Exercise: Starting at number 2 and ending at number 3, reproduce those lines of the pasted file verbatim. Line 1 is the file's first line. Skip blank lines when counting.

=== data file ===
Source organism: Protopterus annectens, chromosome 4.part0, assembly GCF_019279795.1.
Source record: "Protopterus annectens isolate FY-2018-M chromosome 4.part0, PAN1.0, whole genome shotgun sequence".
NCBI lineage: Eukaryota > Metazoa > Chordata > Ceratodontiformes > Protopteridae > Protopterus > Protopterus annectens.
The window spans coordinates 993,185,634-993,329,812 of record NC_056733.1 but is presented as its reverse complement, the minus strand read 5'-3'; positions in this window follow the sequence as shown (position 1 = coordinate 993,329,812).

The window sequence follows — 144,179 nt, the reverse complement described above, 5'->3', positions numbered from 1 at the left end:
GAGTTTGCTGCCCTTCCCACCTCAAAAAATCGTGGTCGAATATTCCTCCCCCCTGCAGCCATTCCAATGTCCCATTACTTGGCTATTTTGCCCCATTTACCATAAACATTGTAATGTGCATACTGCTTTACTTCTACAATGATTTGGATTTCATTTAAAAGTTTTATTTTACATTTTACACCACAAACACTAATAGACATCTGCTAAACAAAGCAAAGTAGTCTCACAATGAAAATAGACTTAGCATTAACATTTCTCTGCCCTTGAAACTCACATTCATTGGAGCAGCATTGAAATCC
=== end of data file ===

Source record: "Protopterus annectens isolate FY-2018-M chromosome 4.part0, PAN1.0, whole genome shotgun sequence".
NCBI lineage: Eukaryota > Metazoa > Chordata > Ceratodontiformes > Protopteridae > Protopterus > Protopterus annectens.